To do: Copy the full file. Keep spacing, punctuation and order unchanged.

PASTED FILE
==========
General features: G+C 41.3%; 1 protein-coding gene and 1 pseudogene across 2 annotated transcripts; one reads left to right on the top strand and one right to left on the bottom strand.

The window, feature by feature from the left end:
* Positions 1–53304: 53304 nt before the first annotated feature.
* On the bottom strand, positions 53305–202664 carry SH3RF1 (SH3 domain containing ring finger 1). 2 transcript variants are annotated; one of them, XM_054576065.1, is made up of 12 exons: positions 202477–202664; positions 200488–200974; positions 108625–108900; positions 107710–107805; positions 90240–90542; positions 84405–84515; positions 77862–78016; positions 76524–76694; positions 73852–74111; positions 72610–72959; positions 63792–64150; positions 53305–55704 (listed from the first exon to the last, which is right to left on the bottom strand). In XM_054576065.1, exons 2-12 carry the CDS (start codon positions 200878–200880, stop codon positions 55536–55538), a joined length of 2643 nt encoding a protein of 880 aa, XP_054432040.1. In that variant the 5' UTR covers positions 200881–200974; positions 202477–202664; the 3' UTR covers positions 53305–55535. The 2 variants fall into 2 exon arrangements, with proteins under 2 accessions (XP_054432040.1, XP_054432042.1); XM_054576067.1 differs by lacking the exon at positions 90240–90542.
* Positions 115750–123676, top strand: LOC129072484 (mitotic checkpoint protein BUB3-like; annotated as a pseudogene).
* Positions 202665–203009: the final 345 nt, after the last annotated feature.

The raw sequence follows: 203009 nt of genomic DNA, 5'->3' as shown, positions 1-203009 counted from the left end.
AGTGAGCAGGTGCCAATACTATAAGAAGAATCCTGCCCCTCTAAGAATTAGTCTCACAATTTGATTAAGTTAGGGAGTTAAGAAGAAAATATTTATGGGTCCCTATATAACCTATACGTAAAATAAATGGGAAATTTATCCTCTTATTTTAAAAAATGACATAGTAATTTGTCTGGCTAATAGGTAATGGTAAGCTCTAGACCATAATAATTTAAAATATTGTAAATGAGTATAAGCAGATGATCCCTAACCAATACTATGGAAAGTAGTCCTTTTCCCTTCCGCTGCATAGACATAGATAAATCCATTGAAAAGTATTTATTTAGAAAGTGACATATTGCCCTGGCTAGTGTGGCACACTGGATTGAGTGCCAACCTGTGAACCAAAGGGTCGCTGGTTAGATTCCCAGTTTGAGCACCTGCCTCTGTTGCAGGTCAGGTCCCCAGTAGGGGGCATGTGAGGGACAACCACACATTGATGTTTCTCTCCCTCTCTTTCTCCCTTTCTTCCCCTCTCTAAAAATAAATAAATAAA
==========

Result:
General features: G+C 41.3%; 1 protein-coding gene and 1 pseudogene across 2 annotated transcripts; one reads left to right on the top strand and one right to left on the bottom strand.

The window, feature by feature from the left end:
* Positions 1–53304: 53304 nt before the first annotated feature.
* On the bottom strand, positions 53305–202664 carry SH3RF1 (SH3 domain containing ring finger 1). 2 transcript variants are annotated; one of them, XM_054576065.1, is made up of 12 exons: positions 202477–202664; positions 200488–200974; positions 108625–108900; positions 107710–107805; positions 90240–90542; positions 84405–84515; positions 77862–78016; positions 76524–76694; positions 73852–74111; positions 72610–72959; positions 63792–64150; positions 53305–55704 (listed from the first exon to the last, which is right to left on the bottom strand). In XM_054576065.1, exons 2-12 carry the CDS (start codon positions 200878–200880, stop codon positions 55536–55538), a joined length of 2643 nt encoding a protein of 880 aa, XP_054432040.1. In that variant the 5' UTR covers positions 200881–200974; positions 202477–202664; the 3' UTR covers positions 53305–55535. The 2 variants fall into 2 exon arrangements, with proteins under 2 accessions (XP_054432040.1, XP_054432042.1); XM_054576067.1 differs by lacking the exon at positions 90240–90542.
* Positions 115750–123676, top strand: LOC129072484 (mitotic checkpoint protein BUB3-like; annotated as a pseudogene).
* Positions 202665–203009: the final 345 nt, after the last annotated feature.

The raw sequence follows: 203009 nt of genomic DNA, 5'->3' as shown, positions 1-203009 counted from the left end.
AGTGAGCAGGTGCCAATACTATAAGAAGAATCCTGCCCCTCTAAGAATTAGTCTCACAATTTGATTAAGTTAGGGAGTTAAGAAGAAAATATTTATGGGTCCCTATATAACCTATACGTAAAATAAATGGGAAATTTATCCTCTTATTTTAAAAAATGACATAGTAATTTGTCTGGCTAATAGGTAATGGTAAGCTCTAGACCATAATAATTTAAAATATTGTAAATGAGTATAAGCAGATGATCCCTAACCAATACTATGGAAAGTAGTCCTTTTCCCTTCCGCTGCATAGACATAGATAAATCCATTGAAAAGTATTTATTTAGAAAGTGACATATTGCCCTGGCTAGTGTGGCACACTGGATTGAGTGCCAACCTGTGAACCAAAGGGTCGCTGGTTAGATTCCCAGTTTGAGCACCTGCCTCTGTTGCAGGTCAGGTCCCCAGTAGGGGGCATGTGAGGGACAACCACACATTGATGTTTCTCTCCCTCTCTTTCTCCCTTTCTTCCCCTCTCTAAAAATAAATAAATAAA